• Donna Zabel

Where is my accountant to help me with this foreign money?

Updated: Sep 8


Navigating the sometimes confusing issues of foreign currency and exchange rates can feel like being in a B rated movie with sleazy looking characters lurking in dark back-alley doorways ready to separate you from your hard-earned travel dollars. It is not that mysterious or intimidating if you do some advance preparation.


2022 is turning out to be a wonderful year for travelers with American dollars—the euro and the dollar have been almost at parity (1:1) for much of the year, very different from just a few years ago. But all those great savings can be wiped out by huge exchange rates and transaction fees. Stranded at the Milan airport a few months ago I thought to change a hundred-dollar bill. Until offered only fifty-five euros, at a time when I knew in town, I could get closer to ninety-two euros. I declined as should you.


How to travel with the necessary euros (or British pounds or other major currency) without falling victim to the notorious Travelex exchange desks?


First—Know the current rate of exchange. My favorite website for this information is oanda.com, where you can check rates for all major and minor currency, look at history and trends. Remember, those are interbank exchange rates which you will not get as a consumer, but it is a good indication of approximate value.


Second—Contact your local bank, especially one where you do business. There will be at least one branch that stocks foreign currencies (euros and pounds). I always purchase euros from my bank before traveling as they waive fees and give me excellent rates due to my multiple accounts with them.


Third—Check all your cards. Make sure the credit cards you plan to use overseas have no foreign transaction fees. It they do, take out one that does not, such as a Chase Sapphire card, or check with your bank to see if they offer the necessary card. Your local bank may also have a card that has no ATM withdrawal fees overseas. You want that—ATM’s will be your lifeline for obtaining local currency. For example, in France you can find regular currency exchanges for changing US cash. In Italy, Portugal (including the Azores) you need to have a local bank account to exchange cash.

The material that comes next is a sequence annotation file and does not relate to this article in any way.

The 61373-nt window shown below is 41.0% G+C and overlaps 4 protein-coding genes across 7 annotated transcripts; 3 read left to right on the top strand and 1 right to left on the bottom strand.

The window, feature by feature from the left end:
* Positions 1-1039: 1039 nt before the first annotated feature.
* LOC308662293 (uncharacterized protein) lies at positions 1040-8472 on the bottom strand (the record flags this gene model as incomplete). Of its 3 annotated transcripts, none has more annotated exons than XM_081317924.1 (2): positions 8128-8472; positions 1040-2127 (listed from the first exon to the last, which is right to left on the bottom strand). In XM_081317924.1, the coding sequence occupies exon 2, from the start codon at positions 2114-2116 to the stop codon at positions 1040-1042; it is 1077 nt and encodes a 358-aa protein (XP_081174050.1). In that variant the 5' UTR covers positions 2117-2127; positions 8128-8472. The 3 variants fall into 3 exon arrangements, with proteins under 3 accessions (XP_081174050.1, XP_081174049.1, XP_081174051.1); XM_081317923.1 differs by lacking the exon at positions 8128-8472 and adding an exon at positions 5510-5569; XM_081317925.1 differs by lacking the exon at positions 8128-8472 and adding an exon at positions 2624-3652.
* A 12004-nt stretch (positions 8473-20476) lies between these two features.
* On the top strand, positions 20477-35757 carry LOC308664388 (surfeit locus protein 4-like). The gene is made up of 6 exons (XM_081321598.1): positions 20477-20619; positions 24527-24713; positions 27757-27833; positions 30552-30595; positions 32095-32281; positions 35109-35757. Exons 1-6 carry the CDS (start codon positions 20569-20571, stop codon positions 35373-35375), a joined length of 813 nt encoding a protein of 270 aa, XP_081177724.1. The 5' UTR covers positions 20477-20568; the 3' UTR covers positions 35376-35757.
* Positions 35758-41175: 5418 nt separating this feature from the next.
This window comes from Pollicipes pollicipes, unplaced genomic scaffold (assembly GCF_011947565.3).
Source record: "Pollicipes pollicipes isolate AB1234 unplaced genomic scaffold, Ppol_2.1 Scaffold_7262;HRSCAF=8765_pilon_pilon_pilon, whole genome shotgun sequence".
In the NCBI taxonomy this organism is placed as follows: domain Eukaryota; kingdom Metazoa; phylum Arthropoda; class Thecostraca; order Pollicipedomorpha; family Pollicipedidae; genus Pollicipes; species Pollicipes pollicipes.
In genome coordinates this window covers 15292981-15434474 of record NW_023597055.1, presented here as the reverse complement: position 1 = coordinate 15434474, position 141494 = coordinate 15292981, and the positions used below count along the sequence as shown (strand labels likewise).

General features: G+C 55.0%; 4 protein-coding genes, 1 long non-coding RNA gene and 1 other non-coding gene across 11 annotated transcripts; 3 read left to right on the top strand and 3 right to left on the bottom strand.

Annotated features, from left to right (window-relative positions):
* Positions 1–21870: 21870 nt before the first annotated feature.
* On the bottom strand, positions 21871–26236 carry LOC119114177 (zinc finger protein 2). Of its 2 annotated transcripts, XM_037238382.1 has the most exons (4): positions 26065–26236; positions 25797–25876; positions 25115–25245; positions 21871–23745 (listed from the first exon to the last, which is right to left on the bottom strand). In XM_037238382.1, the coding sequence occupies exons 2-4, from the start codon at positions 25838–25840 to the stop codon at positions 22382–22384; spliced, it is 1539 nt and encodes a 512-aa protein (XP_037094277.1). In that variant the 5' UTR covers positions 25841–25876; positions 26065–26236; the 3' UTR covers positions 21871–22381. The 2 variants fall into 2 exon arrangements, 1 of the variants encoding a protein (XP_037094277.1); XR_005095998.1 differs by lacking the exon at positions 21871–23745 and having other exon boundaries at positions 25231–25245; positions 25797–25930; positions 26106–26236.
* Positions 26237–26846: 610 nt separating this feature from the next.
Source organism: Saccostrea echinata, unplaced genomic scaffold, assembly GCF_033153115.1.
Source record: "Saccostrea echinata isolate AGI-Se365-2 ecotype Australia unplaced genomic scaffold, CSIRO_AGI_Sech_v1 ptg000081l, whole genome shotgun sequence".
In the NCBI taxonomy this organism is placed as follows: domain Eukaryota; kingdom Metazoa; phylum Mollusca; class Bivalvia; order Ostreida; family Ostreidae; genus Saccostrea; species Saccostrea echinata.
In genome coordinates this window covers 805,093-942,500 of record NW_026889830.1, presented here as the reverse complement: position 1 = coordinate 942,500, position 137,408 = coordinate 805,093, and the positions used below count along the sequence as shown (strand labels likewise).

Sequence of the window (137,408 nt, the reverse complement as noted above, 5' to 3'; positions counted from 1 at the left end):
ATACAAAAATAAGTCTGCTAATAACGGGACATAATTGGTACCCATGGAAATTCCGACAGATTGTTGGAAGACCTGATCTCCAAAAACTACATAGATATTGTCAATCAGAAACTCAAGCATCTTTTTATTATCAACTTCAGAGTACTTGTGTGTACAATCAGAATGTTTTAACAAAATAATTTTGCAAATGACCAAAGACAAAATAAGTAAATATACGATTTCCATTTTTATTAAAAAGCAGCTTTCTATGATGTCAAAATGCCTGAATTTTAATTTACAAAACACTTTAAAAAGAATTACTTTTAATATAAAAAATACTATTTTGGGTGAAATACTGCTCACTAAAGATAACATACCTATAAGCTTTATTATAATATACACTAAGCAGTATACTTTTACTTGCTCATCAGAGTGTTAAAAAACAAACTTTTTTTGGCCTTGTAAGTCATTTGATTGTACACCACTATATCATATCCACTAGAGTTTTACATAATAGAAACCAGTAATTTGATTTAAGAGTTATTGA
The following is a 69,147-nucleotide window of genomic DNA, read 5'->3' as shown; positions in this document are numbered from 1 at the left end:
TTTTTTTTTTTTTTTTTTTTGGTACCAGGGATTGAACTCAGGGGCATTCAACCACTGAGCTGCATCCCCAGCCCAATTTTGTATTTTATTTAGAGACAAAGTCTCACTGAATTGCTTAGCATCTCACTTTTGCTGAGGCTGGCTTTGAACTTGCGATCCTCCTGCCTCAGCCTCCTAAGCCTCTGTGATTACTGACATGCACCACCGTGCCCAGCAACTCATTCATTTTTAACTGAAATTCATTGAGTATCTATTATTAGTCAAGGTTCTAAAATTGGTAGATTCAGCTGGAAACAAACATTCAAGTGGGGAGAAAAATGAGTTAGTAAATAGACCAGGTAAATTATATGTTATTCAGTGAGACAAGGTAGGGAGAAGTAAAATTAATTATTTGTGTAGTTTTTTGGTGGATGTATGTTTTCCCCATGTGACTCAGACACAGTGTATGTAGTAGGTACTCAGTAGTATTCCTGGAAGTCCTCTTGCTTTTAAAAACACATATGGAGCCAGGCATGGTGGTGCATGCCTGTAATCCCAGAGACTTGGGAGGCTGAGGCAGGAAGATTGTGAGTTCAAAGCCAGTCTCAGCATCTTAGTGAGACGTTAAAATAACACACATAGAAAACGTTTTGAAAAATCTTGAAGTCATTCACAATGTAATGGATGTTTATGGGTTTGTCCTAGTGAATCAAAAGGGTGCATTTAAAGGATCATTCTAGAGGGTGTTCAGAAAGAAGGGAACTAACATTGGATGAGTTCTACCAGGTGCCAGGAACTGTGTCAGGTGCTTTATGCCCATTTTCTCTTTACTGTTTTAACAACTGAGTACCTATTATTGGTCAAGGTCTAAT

Fourth—If you cannot get foreign exchange before traveling, book your airport transfer in advance on a credit card. Then at the hotel ask for the nearest ATM to get cash with one of the cards you’ve pre-certified as OK overseas.


Fifth—Put all major purchases and your hotel on a credit card (one with no foreign exchange fees, of course.) But respect the small business owner or street vendor and use cash for that morning coffee or afternoon aperitif.


Sixth—Understand there will be situations when an unfamiliar currency will result in extra or unanticipated costs. Resist that “ripped off” feeling. Remember where you are, seeing wonderful places, enjoying delicious food, making new friends. Relax and enjoy!



 

For more travel information and to plan your next trip contact DreamMaker Destinations: Call 330-689-1920, or email dz@dreammaker.org


 

Donna Zabel, owner of DreamMaker Destinations, has been helping travelers turn their travel dreams into travel reality for over 20 years. Having explored all seven continents and about 135 countries, she enjoys sharing her travel tales and encourages everyone to find their own story to tell.

42 views0 comments